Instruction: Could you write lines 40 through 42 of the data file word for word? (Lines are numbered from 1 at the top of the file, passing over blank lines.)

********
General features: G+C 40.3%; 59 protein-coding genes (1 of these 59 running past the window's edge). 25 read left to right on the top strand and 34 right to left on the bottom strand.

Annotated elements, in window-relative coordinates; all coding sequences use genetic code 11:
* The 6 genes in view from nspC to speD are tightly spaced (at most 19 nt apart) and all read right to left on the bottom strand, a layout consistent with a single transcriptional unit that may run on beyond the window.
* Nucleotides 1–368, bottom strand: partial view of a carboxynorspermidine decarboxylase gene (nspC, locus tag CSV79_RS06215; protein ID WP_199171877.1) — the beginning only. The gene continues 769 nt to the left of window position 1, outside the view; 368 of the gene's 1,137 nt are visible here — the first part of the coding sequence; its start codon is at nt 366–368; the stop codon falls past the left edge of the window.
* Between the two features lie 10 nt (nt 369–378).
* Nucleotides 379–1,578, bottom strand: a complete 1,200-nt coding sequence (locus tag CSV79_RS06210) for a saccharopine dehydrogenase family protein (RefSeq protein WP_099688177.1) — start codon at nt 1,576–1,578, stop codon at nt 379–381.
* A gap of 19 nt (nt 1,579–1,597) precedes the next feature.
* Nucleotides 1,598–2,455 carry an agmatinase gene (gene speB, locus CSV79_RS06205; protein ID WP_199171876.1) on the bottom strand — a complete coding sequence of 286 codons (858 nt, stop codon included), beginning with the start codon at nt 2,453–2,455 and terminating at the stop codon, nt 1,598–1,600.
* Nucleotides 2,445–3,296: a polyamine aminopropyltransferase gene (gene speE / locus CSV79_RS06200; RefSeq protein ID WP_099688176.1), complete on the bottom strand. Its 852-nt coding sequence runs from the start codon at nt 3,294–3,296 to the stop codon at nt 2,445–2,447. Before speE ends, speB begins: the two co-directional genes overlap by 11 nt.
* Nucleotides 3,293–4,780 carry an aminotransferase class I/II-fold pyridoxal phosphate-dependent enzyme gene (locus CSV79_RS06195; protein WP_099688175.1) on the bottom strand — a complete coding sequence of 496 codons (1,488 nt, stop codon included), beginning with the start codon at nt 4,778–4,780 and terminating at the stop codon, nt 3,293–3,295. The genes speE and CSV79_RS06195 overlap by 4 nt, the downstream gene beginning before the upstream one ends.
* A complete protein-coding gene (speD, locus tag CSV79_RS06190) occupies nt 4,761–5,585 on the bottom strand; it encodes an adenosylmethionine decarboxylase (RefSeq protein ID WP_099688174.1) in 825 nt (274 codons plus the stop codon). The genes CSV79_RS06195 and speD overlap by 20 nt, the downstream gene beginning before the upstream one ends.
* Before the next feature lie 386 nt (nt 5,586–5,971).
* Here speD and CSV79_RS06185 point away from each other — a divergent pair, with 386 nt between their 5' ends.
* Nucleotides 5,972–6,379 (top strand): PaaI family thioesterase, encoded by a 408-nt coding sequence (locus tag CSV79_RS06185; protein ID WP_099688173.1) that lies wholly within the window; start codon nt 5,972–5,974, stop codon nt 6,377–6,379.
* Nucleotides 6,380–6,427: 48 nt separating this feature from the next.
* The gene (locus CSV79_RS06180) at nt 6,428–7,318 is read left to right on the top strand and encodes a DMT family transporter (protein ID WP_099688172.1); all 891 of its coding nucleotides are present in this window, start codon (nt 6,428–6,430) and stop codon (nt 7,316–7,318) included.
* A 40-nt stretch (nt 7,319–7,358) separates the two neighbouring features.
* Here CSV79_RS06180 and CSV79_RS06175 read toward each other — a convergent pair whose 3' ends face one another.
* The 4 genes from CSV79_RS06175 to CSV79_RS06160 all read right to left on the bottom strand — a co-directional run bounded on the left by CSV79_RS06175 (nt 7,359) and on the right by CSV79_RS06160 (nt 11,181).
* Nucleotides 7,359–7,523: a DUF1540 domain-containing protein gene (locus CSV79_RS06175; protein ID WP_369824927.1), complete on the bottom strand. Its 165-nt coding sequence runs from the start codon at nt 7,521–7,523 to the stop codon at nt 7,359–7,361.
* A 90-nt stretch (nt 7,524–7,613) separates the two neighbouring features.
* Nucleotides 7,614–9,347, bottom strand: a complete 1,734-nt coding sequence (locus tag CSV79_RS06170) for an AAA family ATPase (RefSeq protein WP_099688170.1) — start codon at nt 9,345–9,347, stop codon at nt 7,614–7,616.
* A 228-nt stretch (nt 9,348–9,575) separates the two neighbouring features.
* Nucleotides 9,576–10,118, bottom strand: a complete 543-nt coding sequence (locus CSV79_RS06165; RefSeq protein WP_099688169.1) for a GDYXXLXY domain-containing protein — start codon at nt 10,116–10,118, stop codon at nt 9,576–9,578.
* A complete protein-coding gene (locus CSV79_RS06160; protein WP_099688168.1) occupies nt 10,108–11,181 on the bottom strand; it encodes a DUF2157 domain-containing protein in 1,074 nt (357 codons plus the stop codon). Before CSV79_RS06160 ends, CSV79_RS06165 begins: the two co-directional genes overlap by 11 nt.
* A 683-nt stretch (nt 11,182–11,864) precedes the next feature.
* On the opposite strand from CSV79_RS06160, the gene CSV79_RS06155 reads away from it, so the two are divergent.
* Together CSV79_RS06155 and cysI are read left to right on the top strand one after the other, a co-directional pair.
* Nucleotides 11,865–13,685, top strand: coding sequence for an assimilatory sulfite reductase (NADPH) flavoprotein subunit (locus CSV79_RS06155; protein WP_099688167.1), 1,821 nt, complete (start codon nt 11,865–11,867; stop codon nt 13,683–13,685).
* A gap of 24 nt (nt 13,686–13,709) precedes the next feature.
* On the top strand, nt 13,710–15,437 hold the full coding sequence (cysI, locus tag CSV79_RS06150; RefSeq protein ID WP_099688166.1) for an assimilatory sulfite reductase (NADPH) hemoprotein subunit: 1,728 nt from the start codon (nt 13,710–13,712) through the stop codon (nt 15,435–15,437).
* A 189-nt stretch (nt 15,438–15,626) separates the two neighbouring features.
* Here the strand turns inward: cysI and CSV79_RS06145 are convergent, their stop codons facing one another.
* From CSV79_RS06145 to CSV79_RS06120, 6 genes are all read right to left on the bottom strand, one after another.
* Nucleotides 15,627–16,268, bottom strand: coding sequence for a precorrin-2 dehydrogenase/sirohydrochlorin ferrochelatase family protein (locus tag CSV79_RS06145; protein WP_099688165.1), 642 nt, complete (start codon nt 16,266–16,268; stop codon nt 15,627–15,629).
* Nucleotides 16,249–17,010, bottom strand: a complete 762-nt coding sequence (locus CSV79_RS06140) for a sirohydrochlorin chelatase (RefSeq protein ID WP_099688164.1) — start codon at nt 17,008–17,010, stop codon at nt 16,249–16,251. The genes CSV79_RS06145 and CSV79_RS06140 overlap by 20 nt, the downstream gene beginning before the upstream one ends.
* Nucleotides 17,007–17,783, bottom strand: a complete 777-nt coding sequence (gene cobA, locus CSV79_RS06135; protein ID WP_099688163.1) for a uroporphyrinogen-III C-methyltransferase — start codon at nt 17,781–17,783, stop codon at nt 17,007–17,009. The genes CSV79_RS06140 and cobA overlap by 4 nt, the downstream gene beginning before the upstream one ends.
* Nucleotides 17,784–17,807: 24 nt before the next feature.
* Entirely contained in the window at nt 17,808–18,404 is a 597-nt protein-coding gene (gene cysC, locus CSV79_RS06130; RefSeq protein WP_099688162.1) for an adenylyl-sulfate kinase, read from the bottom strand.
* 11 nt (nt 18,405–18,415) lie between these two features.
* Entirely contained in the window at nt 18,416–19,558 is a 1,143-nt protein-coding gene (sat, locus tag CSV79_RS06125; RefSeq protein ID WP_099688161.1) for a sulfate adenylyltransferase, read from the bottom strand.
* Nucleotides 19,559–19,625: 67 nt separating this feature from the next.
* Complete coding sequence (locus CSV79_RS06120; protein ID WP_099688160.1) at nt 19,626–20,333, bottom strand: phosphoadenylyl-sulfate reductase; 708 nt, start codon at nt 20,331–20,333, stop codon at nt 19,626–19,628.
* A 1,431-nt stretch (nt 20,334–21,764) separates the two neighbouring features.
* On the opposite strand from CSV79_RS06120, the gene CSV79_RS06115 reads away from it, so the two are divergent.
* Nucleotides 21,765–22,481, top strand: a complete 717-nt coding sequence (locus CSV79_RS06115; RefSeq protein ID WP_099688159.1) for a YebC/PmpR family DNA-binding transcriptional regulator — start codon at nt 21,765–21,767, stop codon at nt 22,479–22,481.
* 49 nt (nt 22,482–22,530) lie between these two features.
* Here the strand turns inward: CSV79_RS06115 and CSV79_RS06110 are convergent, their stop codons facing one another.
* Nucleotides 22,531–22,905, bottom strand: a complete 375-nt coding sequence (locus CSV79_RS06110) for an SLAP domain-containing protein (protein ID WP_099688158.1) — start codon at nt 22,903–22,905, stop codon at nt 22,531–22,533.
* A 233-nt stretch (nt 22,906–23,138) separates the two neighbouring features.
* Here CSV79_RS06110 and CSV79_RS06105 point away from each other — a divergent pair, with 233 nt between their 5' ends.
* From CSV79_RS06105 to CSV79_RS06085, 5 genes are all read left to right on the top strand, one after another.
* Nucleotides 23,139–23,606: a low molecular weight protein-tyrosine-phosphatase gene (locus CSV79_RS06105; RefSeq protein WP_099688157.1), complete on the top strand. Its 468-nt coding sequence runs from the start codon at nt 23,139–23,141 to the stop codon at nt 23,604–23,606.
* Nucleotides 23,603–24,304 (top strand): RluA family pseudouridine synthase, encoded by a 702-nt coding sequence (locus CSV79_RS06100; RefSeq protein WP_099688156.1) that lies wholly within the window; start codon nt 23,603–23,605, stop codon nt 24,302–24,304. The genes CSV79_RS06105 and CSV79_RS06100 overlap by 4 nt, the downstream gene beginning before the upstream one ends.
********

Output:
* 11 nt (nt 18,405–18,415) lie between these two features.
* Entirely contained in the window at nt 18,416–19,558 is a 1,143-nt protein-coding gene (sat, locus tag CSV79_RS06125; RefSeq protein ID WP_099688161.1) for a sulfate adenylyltransferase, read from the bottom strand.
* Nucleotides 19,559–19,625: 67 nt separating this feature from the next.